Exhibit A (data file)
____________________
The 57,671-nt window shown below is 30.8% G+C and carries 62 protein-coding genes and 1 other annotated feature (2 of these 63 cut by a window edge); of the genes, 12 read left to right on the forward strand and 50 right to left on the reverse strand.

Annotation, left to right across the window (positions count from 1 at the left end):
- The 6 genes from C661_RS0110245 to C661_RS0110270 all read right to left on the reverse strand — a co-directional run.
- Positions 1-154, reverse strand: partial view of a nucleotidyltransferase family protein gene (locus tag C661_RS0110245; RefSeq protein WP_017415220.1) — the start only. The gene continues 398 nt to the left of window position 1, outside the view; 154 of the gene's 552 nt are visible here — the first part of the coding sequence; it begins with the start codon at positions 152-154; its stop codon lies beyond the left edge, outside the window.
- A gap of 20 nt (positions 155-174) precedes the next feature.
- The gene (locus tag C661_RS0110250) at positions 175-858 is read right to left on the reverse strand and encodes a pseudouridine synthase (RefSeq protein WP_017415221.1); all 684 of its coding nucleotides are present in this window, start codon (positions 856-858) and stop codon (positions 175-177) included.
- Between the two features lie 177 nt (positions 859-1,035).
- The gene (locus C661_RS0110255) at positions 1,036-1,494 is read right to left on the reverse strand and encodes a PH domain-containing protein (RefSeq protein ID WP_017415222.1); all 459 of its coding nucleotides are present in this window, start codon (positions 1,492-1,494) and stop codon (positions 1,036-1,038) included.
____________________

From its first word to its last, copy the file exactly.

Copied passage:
The 57,671-nt window shown below is 30.8% G+C and carries 62 protein-coding genes and 1 other annotated feature (2 of these 63 cut by a window edge); of the genes, 12 read left to right on the forward strand and 50 right to left on the reverse strand.

Annotation, left to right across the window (positions count from 1 at the left end):
- The 6 genes from C661_RS0110245 to C661_RS0110270 all read right to left on the reverse strand — a co-directional run.
- Positions 1-154, reverse strand: partial view of a nucleotidyltransferase family protein gene (locus tag C661_RS0110245; RefSeq protein WP_017415220.1) — the start only. The gene continues 398 nt to the left of window position 1, outside the view; 154 of the gene's 552 nt are visible here — the first part of the coding sequence; it begins with the start codon at positions 152-154; its stop codon lies beyond the left edge, outside the window.
- A gap of 20 nt (positions 155-174) precedes the next feature.
- The gene (locus tag C661_RS0110250) at positions 175-858 is read right to left on the reverse strand and encodes a pseudouridine synthase (RefSeq protein WP_017415221.1); all 684 of its coding nucleotides are present in this window, start codon (positions 856-858) and stop codon (positions 175-177) included.
- Between the two features lie 177 nt (positions 859-1,035).
- The gene (locus C661_RS0110255) at positions 1,036-1,494 is read right to left on the reverse strand and encodes a PH domain-containing protein (RefSeq protein ID WP_017415222.1); all 459 of its coding nucleotides are present in this window, start codon (positions 1,492-1,494) and stop codon (positions 1,036-1,038) included.